Heritage Indian instruments retrieved from obscurity

New Delhi: The National Museum in Delhi has retrieved nearly 400 years of India`s classical music legacy from the ravages of time by reopening a gallery that the country`s lone woman sarod maestro had donated to it in 1980.

`Sangeet Saraswati` Sharan Rani Backliwal had collected the antique musical instruments over a period spanning 40 years in a chronological sequence tracing the development of each instrument over the centuries.

The gallery had been shut since the late 1990s.

The collection boasts of 450 instruments dating between the 16th and 20th century.

The highlights include a veena played by eminent 19th century musicologist `Raja` Surendra Mohan Tagore, a string instrument played by Jodu Bhatt, poet Rabindranath Tgaore`s music instructor, a `pakhawaj` (percussion instrument) played by famous exponent Ayodhya Prasad and the instruments played by the legendary Laxmi Prasad Mishra of Varanasi.

But only 125 instruments have been put out for the public. The complete collection will be ready for display in 60 days.

The reopening of the gallery is part of an agenda that National Museum has chalked for itself in its 50th year during 2010-2011.

The country`s premier archive has embarked upon a 100-day programme to implement the 14-point agenda set by the ministry of culture to revive the glory of the museum, administrator C.V. Ananda Bose said.

"Two galleries of wood carving will be reopened in the middle of next month," he said.

The historic musical instrument gallery, inaugurated by former Prime Minister Indira Gandhi in 1980, had to be shut down along with seven other galleries for several years due to lack of care and absence of effective leadership in the archive.

"The museum has been through a bad phase. One of the reasons for the lean patch was that it had no leadership for nearly 15 years. We had appointed two interim directors but the issue had raked up emotions. The prime minister has been looking after the portfolio," Jawhar Sircar, secretary of culture said in his address at the reopening of the gallery Saturday.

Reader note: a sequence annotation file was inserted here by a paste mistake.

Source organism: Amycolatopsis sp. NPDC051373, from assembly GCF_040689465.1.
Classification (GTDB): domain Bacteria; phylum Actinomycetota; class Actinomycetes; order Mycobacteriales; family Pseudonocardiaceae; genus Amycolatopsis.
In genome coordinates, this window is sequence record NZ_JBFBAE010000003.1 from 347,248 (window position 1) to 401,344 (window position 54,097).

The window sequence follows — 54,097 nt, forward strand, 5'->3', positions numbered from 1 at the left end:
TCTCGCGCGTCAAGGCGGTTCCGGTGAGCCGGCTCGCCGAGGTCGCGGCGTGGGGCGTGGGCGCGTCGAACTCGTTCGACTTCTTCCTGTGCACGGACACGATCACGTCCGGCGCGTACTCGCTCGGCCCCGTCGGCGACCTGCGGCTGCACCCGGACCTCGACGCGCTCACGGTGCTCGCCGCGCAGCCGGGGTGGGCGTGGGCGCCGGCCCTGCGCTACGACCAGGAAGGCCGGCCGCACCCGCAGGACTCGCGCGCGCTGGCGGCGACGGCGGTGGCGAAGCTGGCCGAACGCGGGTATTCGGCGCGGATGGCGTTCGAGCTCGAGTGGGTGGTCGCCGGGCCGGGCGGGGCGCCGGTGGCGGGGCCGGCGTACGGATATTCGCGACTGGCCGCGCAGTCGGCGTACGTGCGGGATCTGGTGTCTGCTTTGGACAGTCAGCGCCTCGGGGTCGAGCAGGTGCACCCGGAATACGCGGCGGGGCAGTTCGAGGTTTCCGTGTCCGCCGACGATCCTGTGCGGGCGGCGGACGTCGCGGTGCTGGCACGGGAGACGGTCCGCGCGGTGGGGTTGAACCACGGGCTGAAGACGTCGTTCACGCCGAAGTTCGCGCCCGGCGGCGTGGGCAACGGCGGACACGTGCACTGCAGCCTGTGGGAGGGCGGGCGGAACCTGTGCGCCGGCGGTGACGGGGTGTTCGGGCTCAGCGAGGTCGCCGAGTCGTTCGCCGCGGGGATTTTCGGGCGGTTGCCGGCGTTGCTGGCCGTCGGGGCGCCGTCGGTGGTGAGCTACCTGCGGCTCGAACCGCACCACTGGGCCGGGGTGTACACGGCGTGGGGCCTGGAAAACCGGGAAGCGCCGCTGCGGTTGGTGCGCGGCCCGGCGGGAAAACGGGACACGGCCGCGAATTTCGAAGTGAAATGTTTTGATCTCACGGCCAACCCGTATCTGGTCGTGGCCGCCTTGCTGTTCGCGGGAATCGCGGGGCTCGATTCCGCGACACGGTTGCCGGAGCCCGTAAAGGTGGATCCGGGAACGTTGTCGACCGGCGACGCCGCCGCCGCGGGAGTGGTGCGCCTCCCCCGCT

"The government is looking for a full-time director-general both in India and abroad," he said.

"As an interim solution, we had to put an administrator for the first time. We have also created two post of additional director-generals and have advertised for good people who can come out of the confines of their universities, preferably professors, to help us," Sircar said.

He said the additional director generals will be appointed through a "transparent national selection process".

Sircar said that in the last year alone, the culture ministry had committed Rs.109 crore to 36 private museums to effectively conserve their collections under the regional and local museums scheme.

"We want more museums to come under our fold, set up trusts or societies and apply for grants. A committee of experts will look into their projects and fund their project report," Sircar said.

The ministry was also upgrading the audio-visual archives, he said.

The reopening of the gallery was accompanied by a sarod recital by maestro Amjad Ali Khan, who paid tributes to Sharan Rani through his music.

He hailed the move as a "good beginning".

"The national museum has finally started something for music, musicians and instruments. We too have our own music museum, Sarod Ghar, in Gwalior which is home to instruments that my forefathers played, I played in my childhood and several procured from the great masters," Amjad Ali Khan said.

Recalling the making of the collection, Sharan Rani`s husband Sultan Singh Backliwal said: "The sarod maestro, who was conferred a Padmashri for her musical skill, built the collection single-handedly without any governmental or institutional aid."

Sharan Rani donated her collection that "she tended like her children" in three phases in 1980, 1982 and 2002, her daughter Radhika said.

"She even lost an unborn child on her way to collect a rare musical instrument from its owner, who lived atop a hill. She travelled far and wide to collect her instruments," Sultan Singh said.

Sharan Rani was one of the early pioneers of Indian string music who took sarod to the world along with artistes like Ravi Shankar. Though she played only the sarod, she was concerned about the plight of the numerous traditional Indian classical instruments which were being neglected.

"She wanted to bring them under one roof," her daughter said.

A research scholar, Sharan Rani also authored the book "The Divine Sarod" that traced the evolution of the instrument from the 2nd century BC, her husband said.

Sharan Rani died in 2008.


By continuing to use the site, you agree to the use of cookies. You can find out more by clicking this link